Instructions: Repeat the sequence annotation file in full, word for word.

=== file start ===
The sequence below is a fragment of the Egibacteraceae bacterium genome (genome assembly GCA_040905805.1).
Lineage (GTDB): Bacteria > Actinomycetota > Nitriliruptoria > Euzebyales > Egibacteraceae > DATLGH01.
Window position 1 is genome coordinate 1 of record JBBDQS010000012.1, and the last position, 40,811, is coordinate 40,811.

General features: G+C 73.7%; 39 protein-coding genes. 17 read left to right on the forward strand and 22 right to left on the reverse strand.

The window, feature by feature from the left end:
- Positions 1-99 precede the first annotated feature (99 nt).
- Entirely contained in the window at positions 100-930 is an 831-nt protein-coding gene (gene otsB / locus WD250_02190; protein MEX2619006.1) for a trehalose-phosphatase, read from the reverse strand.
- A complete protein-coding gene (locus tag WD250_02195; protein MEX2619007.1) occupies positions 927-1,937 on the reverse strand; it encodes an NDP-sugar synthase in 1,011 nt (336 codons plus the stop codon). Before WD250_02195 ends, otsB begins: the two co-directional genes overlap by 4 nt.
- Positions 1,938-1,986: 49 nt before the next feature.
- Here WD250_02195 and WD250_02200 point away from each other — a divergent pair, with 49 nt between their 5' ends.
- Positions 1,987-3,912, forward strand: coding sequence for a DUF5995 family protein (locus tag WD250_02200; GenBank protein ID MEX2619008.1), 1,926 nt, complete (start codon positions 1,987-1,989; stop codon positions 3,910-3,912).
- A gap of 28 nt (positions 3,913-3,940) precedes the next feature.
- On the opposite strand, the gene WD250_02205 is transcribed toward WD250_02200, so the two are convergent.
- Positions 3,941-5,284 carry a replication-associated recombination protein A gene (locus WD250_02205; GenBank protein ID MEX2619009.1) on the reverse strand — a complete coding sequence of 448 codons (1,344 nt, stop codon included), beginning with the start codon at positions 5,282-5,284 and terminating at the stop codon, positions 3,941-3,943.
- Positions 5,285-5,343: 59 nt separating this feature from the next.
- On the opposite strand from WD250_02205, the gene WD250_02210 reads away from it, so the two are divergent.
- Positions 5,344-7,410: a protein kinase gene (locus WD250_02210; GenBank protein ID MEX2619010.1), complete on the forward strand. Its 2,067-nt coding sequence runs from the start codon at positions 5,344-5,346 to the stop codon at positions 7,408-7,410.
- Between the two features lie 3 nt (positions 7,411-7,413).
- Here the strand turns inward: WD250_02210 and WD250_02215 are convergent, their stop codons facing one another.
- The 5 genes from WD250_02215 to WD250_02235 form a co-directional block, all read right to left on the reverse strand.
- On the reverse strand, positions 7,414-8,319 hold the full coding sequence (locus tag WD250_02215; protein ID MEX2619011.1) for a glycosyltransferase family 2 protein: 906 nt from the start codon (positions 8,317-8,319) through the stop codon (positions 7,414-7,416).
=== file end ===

The sequence below is a fragment of the Egibacteraceae bacterium genome (genome assembly GCA_040905805.1).
Lineage (GTDB): Bacteria > Actinomycetota > Nitriliruptoria > Euzebyales > Egibacteraceae > DATLGH01.
Window position 1 is genome coordinate 1 of record JBBDQS010000012.1, and the last position, 40,811, is coordinate 40,811.

General features: G+C 73.7%; 39 protein-coding genes. 17 read left to right on the forward strand and 22 right to left on the reverse strand.

The window, feature by feature from the left end:
- Positions 1-99 precede the first annotated feature (99 nt).
- Entirely contained in the window at positions 100-930 is an 831-nt protein-coding gene (gene otsB / locus WD250_02190; protein MEX2619006.1) for a trehalose-phosphatase, read from the reverse strand.
- A complete protein-coding gene (locus tag WD250_02195; protein MEX2619007.1) occupies positions 927-1,937 on the reverse strand; it encodes an NDP-sugar synthase in 1,011 nt (336 codons plus the stop codon). Before WD250_02195 ends, otsB begins: the two co-directional genes overlap by 4 nt.
- Positions 1,938-1,986: 49 nt before the next feature.
- Here WD250_02195 and WD250_02200 point away from each other — a divergent pair, with 49 nt between their 5' ends.
- Positions 1,987-3,912, forward strand: coding sequence for a DUF5995 family protein (locus tag WD250_02200; GenBank protein ID MEX2619008.1), 1,926 nt, complete (start codon positions 1,987-1,989; stop codon positions 3,910-3,912).
- A gap of 28 nt (positions 3,913-3,940) precedes the next feature.
- On the opposite strand, the gene WD250_02205 is transcribed toward WD250_02200, so the two are convergent.
- Positions 3,941-5,284 carry a replication-associated recombination protein A gene (locus WD250_02205; GenBank protein ID MEX2619009.1) on the reverse strand — a complete coding sequence of 448 codons (1,344 nt, stop codon included), beginning with the start codon at positions 5,282-5,284 and terminating at the stop codon, positions 3,941-3,943.
- Positions 5,285-5,343: 59 nt separating this feature from the next.
- On the opposite strand from WD250_02205, the gene WD250_02210 reads away from it, so the two are divergent.
- Positions 5,344-7,410: a protein kinase gene (locus WD250_02210; GenBank protein ID MEX2619010.1), complete on the forward strand. Its 2,067-nt coding sequence runs from the start codon at positions 5,344-5,346 to the stop codon at positions 7,408-7,410.
- Between the two features lie 3 nt (positions 7,411-7,413).
- Here the strand turns inward: WD250_02210 and WD250_02215 are convergent, their stop codons facing one another.
- The 5 genes from WD250_02215 to WD250_02235 form a co-directional block, all read right to left on the reverse strand.
- On the reverse strand, positions 7,414-8,319 hold the full coding sequence (locus tag WD250_02215; protein ID MEX2619011.1) for a glycosyltransferase family 2 protein: 906 nt from the start codon (positions 8,317-8,319) through the stop codon (positions 7,414-7,416).